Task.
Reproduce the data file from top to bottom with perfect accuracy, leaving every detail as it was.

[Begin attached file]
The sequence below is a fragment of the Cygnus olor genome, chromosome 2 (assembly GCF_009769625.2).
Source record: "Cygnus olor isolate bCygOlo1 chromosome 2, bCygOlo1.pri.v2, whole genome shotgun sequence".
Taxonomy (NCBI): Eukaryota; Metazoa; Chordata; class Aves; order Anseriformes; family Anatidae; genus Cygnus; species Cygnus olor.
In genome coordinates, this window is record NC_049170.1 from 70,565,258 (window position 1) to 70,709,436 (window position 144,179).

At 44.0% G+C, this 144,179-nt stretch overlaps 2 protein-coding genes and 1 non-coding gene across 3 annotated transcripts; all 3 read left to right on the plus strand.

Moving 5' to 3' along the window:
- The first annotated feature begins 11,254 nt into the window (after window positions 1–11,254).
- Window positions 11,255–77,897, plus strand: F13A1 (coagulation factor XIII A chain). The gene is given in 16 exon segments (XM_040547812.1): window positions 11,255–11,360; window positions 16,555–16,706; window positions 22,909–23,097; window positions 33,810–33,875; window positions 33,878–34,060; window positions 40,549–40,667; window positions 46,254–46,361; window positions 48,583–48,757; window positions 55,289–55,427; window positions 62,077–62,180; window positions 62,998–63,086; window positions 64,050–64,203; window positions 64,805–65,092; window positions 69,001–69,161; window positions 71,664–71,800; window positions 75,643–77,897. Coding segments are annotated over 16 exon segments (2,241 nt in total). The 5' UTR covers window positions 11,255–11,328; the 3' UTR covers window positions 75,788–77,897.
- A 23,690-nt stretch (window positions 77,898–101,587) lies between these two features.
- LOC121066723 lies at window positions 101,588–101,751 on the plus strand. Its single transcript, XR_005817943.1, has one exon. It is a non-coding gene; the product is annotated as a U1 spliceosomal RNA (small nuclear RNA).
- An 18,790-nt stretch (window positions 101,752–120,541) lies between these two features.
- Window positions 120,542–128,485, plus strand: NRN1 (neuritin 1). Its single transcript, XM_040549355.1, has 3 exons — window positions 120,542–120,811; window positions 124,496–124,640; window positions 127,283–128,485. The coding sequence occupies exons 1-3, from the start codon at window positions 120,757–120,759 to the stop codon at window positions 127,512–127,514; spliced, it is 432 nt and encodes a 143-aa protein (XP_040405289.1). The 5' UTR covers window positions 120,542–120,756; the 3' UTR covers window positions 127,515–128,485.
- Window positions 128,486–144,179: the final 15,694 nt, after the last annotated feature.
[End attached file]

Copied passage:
The sequence below is a fragment of the Cygnus olor genome, chromosome 2 (assembly GCF_009769625.2).
Source record: "Cygnus olor isolate bCygOlo1 chromosome 2, bCygOlo1.pri.v2, whole genome shotgun sequence".
Taxonomy (NCBI): Eukaryota; Metazoa; Chordata; class Aves; order Anseriformes; family Anatidae; genus Cygnus; species Cygnus olor.
In genome coordinates, this window is record NC_049170.1 from 70,565,258 (window position 1) to 70,709,436 (window position 144,179).

At 44.0% G+C, this 144,179-nt stretch overlaps 2 protein-coding genes and 1 non-coding gene across 3 annotated transcripts; all 3 read left to right on the plus strand.

Moving 5' to 3' along the window:
- The first annotated feature begins 11,254 nt into the window (after window positions 1–11,254).
- Window positions 11,255–77,897, plus strand: F13A1 (coagulation factor XIII A chain). The gene is given in 16 exon segments (XM_040547812.1): window positions 11,255–11,360; window positions 16,555–16,706; window positions 22,909–23,097; window positions 33,810–33,875; window positions 33,878–34,060; window positions 40,549–40,667; window positions 46,254–46,361; window positions 48,583–48,757; window positions 55,289–55,427; window positions 62,077–62,180; window positions 62,998–63,086; window positions 64,050–64,203; window positions 64,805–65,092; window positions 69,001–69,161; window positions 71,664–71,800; window positions 75,643–77,897. Coding segments are annotated over 16 exon segments (2,241 nt in total). The 5' UTR covers window positions 11,255–11,328; the 3' UTR covers window positions 75,788–77,897.
- A 23,690-nt stretch (window positions 77,898–101,587) lies between these two features.
- LOC121066723 lies at window positions 101,588–101,751 on the plus strand. Its single transcript, XR_005817943.1, has one exon. It is a non-coding gene; the product is annotated as a U1 spliceosomal RNA (small nuclear RNA).
- An 18,790-nt stretch (window positions 101,752–120,541) lies between these two features.
- Window positions 120,542–128,485, plus strand: NRN1 (neuritin 1). Its single transcript, XM_040549355.1, has 3 exons — window positions 120,542–120,811; window positions 124,496–124,640; window positions 127,283–128,485. The coding sequence occupies exons 1-3, from the start codon at window positions 120,757–120,759 to the stop codon at window positions 127,512–127,514; spliced, it is 432 nt and encodes a 143-aa protein (XP_040405289.1). The 5' UTR covers window positions 120,542–120,756; the 3' UTR covers window positions 127,515–128,485.
- Window positions 128,486–144,179: the final 15,694 nt, after the last annotated feature.